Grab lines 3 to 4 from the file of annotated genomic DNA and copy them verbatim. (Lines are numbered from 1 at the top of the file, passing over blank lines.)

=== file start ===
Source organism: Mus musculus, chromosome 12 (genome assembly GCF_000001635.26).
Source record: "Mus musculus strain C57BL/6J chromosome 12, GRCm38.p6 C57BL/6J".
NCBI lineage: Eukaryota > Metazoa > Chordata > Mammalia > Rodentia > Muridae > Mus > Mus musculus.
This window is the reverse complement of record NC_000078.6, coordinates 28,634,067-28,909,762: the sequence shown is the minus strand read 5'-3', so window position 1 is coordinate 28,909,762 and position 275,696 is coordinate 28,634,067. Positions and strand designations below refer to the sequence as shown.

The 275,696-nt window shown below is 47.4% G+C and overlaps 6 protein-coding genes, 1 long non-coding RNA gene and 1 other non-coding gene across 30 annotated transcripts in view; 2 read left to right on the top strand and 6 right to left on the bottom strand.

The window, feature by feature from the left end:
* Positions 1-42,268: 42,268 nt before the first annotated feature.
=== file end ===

NCBI lineage: Eukaryota > Metazoa > Chordata > Mammalia > Rodentia > Muridae > Mus > Mus musculus.
This window is the reverse complement of record NC_000078.6, coordinates 28,634,067-28,909,762: the sequence shown is the minus strand read 5'-3', so window position 1 is coordinate 28,909,762 and position 275,696 is coordinate 28,634,067. Positions and strand designations below refer to the sequence as shown.